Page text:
While The Blair Witch Project may not have been the first, first-person horror, it was the first that got international exposure. People flocked to the theatres to see it and push it well over the $240 million mark. Not too shabby for a film that cost all of $60,000 to make. Since then many films have tried to catch the same success. And while some have done better than others, none have managed to quite reach the same level. He’s Watching is the latest film to attempt it, and while it does have some truly scary moments, it doesn’t manage to hold the thrills from start to finish.
Iris (Iris Serena Estes) and Lucas (Lucas Steel Estes) are home alone. Their parents are hospitalized with a deadly virus that is quickly lowering the surplus population. To help pass the time they film their days as a sort of video log. They film these vlogs so that their parents can watch when they come home. Strange, unexplainable things start happening though, including flashing lights, moving objects and the appearance of videos neither of them shot. At first it’s a nightmare. But soon the children start trying to decipher the meaning behind the clues that whoever or whatever are leaving behind. These things make them wonder if it’s something sinister reaching out to torment them, or something else altogether.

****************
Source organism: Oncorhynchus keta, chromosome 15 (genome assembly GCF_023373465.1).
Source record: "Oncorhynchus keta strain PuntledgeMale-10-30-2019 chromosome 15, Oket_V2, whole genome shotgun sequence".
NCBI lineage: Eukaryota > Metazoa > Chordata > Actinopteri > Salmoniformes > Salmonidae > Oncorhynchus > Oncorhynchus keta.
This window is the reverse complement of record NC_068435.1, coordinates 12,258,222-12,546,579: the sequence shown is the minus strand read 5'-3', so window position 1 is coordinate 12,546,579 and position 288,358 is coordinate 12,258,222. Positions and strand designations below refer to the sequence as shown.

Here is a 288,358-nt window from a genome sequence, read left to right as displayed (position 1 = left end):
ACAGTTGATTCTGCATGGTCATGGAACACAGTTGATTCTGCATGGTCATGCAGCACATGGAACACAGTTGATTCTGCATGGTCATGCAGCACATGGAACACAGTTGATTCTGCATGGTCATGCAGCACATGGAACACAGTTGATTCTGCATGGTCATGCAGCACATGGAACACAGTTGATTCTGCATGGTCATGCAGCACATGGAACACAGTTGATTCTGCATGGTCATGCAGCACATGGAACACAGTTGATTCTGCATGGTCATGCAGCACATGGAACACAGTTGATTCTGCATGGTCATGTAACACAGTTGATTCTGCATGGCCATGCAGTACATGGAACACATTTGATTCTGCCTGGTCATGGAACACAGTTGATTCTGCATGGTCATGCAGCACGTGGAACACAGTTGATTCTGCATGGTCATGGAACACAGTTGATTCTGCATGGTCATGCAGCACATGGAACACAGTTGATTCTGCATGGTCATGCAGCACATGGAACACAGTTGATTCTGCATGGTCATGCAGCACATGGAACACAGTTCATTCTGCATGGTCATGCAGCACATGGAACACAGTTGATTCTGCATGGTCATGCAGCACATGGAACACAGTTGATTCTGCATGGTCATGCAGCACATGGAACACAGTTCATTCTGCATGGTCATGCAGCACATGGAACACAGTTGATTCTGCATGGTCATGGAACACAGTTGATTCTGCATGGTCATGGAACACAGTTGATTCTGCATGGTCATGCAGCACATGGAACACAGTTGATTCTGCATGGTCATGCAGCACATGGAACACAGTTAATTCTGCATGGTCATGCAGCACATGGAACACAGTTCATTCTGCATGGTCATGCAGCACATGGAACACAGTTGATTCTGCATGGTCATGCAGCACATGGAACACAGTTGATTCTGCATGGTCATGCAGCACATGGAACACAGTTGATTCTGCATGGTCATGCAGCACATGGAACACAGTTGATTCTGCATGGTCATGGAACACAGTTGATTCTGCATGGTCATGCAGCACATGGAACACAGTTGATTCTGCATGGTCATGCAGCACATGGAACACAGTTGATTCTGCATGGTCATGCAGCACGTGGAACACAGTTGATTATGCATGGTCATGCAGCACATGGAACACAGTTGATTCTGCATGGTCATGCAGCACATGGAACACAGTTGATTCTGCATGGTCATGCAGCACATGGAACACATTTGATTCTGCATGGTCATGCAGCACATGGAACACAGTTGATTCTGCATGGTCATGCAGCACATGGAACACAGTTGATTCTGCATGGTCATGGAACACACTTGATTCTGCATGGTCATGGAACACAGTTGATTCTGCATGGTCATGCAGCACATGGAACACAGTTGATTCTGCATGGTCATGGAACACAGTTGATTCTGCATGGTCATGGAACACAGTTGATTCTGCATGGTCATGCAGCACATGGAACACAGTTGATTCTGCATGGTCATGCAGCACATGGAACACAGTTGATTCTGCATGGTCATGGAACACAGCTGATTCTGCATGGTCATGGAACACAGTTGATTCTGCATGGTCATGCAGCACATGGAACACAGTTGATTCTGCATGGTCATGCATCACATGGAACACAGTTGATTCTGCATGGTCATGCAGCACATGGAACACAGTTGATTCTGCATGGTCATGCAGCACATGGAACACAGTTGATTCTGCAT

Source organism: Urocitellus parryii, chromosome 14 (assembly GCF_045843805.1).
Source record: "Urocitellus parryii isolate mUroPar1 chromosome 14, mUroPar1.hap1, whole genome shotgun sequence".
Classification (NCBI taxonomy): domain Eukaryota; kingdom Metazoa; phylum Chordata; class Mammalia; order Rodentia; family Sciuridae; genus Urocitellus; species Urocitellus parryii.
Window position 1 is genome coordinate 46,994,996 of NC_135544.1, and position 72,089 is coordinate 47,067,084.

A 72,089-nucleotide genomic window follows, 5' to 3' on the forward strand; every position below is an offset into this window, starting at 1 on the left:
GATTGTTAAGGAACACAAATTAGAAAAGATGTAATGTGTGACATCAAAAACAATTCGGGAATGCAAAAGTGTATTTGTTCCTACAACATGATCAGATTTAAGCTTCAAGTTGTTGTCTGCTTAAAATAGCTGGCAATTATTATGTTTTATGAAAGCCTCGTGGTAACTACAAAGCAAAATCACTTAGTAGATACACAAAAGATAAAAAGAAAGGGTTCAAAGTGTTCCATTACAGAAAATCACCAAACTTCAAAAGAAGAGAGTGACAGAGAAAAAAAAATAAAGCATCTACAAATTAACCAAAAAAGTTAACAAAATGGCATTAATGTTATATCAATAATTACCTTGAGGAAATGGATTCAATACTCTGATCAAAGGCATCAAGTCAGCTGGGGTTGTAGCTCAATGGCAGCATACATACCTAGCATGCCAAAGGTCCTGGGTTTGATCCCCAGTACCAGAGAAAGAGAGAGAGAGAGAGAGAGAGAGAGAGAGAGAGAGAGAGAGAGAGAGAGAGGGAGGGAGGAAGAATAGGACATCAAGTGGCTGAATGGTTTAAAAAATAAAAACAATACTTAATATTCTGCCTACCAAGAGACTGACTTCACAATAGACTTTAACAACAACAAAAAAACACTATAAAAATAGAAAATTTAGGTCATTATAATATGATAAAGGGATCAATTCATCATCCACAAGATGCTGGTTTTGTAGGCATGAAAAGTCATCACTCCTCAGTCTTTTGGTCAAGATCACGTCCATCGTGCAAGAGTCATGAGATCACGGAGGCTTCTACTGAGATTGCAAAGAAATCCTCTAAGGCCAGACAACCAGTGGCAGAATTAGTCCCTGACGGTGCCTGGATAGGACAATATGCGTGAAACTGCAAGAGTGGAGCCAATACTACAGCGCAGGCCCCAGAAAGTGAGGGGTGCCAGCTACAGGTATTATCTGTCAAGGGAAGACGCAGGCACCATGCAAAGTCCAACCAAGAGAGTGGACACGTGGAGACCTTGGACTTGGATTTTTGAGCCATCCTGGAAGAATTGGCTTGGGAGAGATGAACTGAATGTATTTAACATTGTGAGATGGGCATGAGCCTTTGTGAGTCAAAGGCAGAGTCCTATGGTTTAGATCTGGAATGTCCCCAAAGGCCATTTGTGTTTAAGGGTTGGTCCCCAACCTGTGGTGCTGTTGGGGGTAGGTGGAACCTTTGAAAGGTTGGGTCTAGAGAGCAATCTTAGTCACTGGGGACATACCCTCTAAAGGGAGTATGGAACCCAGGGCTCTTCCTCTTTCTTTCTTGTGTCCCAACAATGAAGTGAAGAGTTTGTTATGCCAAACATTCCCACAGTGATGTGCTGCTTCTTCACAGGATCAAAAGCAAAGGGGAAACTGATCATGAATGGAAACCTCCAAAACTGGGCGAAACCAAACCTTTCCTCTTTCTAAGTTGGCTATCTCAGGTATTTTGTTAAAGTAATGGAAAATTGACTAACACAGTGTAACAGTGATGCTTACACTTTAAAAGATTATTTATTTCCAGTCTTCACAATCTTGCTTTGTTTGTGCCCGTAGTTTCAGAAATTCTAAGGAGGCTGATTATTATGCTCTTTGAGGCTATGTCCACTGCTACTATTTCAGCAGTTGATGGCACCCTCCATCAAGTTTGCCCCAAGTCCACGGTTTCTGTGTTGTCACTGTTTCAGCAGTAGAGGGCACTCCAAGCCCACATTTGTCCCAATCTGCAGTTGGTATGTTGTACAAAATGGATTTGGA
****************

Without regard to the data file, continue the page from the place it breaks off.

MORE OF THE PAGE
He’s Watching does a great job building suspense, but it eventually wastes that suspense when the film decides to go off on tangents that turns the film into a bizarre art house project. There are flashing sequences that may or may not be dreams or visions. These scenes really just makes you want to turn the film off instead of trying to figure out what it all means. On top of that, the film has the kids come to certain conclusions. Ones adults can never decipher takes away from the terror.
Iris and Lucas do a great job in their roles, which is surprising considering it was the first ever roles, and it was their dad Jacob Estes who wrote and directed the film. Of course being real life siblings probably helped them realistically portray siblings. The biggest problem with He’s Watching however was the writing. It would have worked much better without the deadly plague background storyline, or the confusing flashing sequences. Estes should have just kept it simple, with a paranormal horror story instead of mixing all the different elements he used.
He’s Watching has its moments of enjoyment, but ends up being disappointing when it tries doing too much. It could be interesting to see the film recut though, to help it flow a lot better than it does.